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Thursday, 12 December 2019

A close up on the Middle East, its people and places at the Library of Alexandria

A new photo exhibition titled 'The Inhabitants' at the Bibliotheca Alexandrina shows the colours and shades of life around the country and the region

Dina Ezzat , Saturday 10 Jun 2017
The Inhabitants
The Inhabitants exhibition. Photos by Charlotta Sparre [L] and Jack Jonathan [R] (Courtesy of the Bibliotheca Alexandrina)
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Views: 5079

In the early decades of the 20th century and at its closing, into the 21st century, Jack Jonathan and Charlotta Sparre lived in and loved the Middle East, especially Egypt.

They captured moments of the places and people of this part of the world, through the lens of their cameras and their passion for the region.

On Thursday, under the title 'The Inhabitants,' the Bibliotheca Alexandrina opened a joint photo exhibition for Jonathan, an over 90-year-old American, who had taken refuge in Egypt with his Jewish family as they escaped Palestine during World War I, and Sparre, a Swedish diplomat who is finishing her ambassadorial post in Egypt in a few weeks.

Jack Jonathan
(Photos: Jack Jonathan)

The exhibition shows Jonathan’s pictures of Egypt in the 1930s and 1940s – all in black and white.

They capture the faces of rural and Bedouin women in their villages, farmers threshing the grain in their fields, and men and women walking around old Cairo markets.

The exhibition also shows Sparre’s superimposed photos, all in colour, capturing images of people and places from around Jerusalem, Cairo, Amman, Beirut and pre-war Damascus.

Both collections were designed to show the association of the artist with the place they lived in – Jonathan left the Middle East with World War I while Sparre has served several posts in the region and has visited both in professional and personal capacities.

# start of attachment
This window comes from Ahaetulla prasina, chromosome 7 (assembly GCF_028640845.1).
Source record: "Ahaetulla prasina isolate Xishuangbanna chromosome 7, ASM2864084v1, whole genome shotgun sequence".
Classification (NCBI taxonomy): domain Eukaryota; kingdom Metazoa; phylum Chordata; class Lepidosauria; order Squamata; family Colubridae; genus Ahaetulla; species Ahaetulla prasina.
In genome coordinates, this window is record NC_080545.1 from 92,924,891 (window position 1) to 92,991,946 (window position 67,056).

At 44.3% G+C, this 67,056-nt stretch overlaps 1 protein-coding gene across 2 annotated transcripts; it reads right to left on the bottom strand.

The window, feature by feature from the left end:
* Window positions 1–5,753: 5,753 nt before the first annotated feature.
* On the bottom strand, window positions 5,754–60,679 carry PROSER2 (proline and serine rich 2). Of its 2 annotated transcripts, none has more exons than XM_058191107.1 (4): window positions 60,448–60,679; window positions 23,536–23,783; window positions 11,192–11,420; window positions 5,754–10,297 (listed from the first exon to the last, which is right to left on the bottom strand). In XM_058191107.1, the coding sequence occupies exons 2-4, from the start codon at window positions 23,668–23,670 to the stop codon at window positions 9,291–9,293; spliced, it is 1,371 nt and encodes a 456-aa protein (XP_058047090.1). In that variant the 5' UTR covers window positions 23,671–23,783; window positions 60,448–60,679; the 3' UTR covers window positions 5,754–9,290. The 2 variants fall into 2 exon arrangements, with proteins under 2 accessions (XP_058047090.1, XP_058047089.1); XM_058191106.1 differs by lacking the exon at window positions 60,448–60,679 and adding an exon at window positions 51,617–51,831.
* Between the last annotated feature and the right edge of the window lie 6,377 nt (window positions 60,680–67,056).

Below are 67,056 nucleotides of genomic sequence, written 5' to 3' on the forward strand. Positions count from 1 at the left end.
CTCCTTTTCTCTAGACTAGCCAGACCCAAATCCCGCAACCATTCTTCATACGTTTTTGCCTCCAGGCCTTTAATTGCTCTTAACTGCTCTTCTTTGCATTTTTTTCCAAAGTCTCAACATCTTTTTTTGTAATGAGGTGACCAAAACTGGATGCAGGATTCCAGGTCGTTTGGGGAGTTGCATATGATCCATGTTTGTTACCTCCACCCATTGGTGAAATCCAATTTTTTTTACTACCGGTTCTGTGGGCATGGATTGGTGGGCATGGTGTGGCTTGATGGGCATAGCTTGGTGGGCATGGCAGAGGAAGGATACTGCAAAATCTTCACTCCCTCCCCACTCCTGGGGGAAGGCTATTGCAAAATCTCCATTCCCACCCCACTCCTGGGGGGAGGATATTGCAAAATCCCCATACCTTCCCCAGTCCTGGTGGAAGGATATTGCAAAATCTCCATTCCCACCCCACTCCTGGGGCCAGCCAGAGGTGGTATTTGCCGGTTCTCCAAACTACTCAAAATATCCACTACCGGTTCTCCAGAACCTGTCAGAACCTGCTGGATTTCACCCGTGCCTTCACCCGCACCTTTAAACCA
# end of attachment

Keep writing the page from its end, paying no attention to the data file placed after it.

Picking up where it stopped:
Charlotta Sparre
(Photos: Charlotta Sparre)

In a sense it is a goodbye statement. However, it is also a summary of a journey of a few years that show the close impact that places and people had on both artists.

Jonathan’s work shows a passion for the pefect contrast between spacious fields and markets and the details of the faces and clothes of the individuals appearing in the pictures.

For her part, Sparre reflects on the intersecting state of pain and patience that the faces of the people display against a backdrop of old walls and doors.

The contrast is also clear between Jonathan’s pictures of rural women doing their washing by river banks in perfectly traditional Delta robes, with their hair covered in the old Egyptian way of having a loose scarf hanging over their braids, and those of Sparre, where the colourful patterned robes of the early decades of the 20th century are strikingly replaced with brown and black robes and Arab Gulf-inspired head covers.

Jack Jonathan
(Photos: Jack Jonathan)

Places have also changed as did the inhabitants, with the spacious landscape in the work of Jonathan giving way to more restrictive domains in the pictures of Sparre.

The Inhabitants might be more about Sparre than about Jonathan – but in fact it is also more about Egypt than the rest of the Middle East. 

Ultimately, it is about the capturing spirit of place and people throughout a century, hence its title (Nass El-Amaken, the inhabitants of the places).

The exhibition runs until 24 May
East Exhibition Hall, Bibliotheca Alexandrina, Alexandria
Open daily (except Fridays) from 9am to 9pm
On Saturdays and during public holidays: 12pm to 9pm

Charlotta Sparre
(Photos: Charlotta Sparre)

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